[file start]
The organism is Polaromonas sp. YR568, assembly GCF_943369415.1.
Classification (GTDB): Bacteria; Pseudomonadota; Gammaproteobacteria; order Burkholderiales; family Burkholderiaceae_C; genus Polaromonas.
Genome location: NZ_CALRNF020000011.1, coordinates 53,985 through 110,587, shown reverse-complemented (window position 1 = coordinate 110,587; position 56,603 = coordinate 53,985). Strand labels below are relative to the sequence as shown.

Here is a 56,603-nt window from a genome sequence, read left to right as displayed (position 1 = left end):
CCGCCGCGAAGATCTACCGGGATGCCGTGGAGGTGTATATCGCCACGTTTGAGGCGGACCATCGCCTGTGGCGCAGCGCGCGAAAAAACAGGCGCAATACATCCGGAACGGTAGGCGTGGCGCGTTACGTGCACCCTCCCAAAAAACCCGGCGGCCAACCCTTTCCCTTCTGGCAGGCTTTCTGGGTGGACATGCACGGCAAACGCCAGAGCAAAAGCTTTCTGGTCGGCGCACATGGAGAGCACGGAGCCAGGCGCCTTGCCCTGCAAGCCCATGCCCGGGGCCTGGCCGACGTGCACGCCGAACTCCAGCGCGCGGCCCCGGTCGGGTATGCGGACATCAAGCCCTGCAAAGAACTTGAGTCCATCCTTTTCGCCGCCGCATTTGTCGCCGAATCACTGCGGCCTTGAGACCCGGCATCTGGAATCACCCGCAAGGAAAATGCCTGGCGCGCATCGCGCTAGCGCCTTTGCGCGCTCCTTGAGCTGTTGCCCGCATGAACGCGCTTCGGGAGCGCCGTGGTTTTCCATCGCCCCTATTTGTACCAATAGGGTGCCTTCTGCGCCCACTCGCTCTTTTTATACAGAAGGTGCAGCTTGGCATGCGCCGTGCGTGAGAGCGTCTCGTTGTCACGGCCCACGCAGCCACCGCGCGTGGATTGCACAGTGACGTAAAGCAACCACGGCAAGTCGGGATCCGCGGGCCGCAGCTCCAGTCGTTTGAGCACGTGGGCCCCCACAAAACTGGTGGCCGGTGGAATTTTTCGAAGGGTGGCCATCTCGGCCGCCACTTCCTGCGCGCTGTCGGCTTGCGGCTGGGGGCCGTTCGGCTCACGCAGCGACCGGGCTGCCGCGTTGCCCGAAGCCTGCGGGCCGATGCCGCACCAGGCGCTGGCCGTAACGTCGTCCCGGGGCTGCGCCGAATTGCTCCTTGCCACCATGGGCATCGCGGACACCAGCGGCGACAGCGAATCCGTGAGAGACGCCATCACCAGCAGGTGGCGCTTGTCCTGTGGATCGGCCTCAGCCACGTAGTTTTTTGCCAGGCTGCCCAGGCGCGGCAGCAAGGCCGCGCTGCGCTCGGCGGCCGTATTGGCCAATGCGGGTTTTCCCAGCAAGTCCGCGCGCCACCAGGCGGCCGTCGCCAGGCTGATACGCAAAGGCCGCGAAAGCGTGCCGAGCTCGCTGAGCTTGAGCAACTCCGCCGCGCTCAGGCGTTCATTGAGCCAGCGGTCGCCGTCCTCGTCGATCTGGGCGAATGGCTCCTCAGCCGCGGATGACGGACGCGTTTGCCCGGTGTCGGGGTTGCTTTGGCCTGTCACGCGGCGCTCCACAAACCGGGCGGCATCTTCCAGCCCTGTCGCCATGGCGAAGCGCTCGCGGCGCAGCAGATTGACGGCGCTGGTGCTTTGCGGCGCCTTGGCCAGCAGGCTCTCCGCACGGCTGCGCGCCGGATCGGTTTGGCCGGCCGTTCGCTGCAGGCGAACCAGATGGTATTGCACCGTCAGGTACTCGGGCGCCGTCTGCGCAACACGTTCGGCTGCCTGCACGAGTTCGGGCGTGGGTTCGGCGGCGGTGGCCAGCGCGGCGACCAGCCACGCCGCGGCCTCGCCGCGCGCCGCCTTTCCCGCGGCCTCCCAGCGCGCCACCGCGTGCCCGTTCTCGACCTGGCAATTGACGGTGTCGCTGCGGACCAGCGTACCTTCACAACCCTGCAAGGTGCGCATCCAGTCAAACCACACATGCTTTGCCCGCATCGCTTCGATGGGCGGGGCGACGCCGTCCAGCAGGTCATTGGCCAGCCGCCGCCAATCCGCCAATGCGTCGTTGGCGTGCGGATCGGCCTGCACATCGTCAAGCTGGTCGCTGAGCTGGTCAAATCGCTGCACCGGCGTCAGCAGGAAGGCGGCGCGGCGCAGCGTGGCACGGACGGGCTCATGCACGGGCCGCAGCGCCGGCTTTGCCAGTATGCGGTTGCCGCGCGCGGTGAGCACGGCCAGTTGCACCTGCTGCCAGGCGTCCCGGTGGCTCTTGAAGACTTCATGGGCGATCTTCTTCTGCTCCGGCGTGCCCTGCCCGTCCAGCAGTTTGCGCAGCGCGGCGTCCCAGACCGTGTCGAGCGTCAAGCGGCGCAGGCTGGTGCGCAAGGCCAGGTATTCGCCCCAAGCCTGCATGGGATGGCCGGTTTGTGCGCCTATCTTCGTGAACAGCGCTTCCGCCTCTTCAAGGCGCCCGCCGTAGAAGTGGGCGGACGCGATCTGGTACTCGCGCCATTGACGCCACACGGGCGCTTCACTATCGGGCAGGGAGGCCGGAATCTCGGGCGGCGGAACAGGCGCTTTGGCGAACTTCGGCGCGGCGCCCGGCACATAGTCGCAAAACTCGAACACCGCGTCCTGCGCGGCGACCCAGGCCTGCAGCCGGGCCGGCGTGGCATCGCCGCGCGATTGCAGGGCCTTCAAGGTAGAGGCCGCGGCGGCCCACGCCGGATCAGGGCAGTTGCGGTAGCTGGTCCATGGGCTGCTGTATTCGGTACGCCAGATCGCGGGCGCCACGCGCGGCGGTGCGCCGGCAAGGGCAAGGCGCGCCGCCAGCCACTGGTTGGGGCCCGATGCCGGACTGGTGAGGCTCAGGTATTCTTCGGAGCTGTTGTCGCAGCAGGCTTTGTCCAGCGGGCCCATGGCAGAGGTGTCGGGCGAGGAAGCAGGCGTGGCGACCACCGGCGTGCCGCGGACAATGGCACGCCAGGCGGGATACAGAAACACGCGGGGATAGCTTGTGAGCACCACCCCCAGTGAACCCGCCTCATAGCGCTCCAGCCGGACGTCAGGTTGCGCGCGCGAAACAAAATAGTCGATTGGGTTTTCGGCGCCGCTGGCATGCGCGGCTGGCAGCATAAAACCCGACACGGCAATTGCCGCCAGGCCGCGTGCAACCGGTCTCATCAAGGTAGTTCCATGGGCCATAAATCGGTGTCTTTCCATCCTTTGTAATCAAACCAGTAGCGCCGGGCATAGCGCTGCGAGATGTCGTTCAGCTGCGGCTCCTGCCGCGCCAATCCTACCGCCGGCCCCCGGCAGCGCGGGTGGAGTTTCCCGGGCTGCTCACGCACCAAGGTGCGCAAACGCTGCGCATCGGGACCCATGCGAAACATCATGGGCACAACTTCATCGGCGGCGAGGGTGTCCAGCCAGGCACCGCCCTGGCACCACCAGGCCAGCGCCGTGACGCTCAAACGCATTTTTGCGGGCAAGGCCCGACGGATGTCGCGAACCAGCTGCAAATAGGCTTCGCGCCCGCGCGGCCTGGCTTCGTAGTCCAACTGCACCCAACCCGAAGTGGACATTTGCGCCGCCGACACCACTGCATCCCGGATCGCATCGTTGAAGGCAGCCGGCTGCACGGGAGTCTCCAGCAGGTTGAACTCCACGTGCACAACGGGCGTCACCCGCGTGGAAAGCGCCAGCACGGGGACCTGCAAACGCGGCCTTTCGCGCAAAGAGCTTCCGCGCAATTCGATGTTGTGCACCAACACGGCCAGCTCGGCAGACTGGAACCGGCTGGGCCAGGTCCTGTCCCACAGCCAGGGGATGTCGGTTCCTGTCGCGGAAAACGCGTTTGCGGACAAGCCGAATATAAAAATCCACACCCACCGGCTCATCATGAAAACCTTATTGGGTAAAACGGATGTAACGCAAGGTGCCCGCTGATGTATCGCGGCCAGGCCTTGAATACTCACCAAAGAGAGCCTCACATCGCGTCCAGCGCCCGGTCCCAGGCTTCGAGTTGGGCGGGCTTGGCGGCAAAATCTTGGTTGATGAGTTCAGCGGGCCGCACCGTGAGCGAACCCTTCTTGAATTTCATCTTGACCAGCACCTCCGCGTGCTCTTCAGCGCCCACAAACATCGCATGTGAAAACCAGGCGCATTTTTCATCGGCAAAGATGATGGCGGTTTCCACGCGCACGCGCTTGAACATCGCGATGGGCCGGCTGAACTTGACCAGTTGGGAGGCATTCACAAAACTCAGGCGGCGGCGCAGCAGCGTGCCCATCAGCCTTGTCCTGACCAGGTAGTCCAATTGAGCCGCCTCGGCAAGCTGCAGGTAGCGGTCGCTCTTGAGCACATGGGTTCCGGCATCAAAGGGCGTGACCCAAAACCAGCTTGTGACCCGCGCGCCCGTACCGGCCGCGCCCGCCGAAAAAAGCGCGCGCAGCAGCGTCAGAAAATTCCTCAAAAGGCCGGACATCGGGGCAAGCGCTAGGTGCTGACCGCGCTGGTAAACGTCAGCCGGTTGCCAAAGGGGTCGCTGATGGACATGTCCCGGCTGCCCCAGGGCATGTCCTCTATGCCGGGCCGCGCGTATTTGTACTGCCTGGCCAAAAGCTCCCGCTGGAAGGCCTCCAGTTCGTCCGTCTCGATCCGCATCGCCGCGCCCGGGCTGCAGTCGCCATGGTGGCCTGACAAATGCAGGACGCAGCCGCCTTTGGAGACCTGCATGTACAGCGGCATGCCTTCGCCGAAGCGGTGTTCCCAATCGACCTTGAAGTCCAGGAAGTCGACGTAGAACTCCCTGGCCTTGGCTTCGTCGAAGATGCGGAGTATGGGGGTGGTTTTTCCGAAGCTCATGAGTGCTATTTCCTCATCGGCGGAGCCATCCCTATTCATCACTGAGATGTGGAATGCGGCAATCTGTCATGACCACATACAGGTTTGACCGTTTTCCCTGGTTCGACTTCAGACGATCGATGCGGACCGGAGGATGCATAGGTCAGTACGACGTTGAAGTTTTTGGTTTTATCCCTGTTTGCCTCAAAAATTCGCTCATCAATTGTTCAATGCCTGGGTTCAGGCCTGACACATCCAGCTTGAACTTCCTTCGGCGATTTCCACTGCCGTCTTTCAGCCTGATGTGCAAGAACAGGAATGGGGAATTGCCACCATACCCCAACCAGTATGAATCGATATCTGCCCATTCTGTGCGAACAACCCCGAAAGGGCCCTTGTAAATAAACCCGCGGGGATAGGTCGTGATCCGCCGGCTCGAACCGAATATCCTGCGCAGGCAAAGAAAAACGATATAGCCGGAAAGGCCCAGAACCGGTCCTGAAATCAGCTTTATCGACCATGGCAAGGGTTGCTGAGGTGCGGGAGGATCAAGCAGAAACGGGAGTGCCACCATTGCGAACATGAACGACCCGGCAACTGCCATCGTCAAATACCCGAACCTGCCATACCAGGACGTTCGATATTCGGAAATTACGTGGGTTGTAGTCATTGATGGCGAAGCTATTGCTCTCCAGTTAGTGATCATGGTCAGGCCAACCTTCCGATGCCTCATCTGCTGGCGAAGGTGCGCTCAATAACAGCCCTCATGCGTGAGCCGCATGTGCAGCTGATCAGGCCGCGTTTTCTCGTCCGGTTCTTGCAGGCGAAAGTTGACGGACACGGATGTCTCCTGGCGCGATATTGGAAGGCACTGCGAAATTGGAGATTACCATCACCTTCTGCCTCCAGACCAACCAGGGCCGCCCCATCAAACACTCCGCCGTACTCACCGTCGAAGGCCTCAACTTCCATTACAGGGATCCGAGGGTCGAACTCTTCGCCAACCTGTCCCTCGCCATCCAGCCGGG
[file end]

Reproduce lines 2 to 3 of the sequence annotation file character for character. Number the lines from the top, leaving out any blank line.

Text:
Classification (GTDB): Bacteria; Pseudomonadota; Gammaproteobacteria; order Burkholderiales; family Burkholderiaceae_C; genus Polaromonas.
Genome location: NZ_CALRNF020000011.1, coordinates 53,985 through 110,587, shown reverse-complemented (window position 1 = coordinate 110,587; position 56,603 = coordinate 53,985). Strand labels below are relative to the sequence as shown.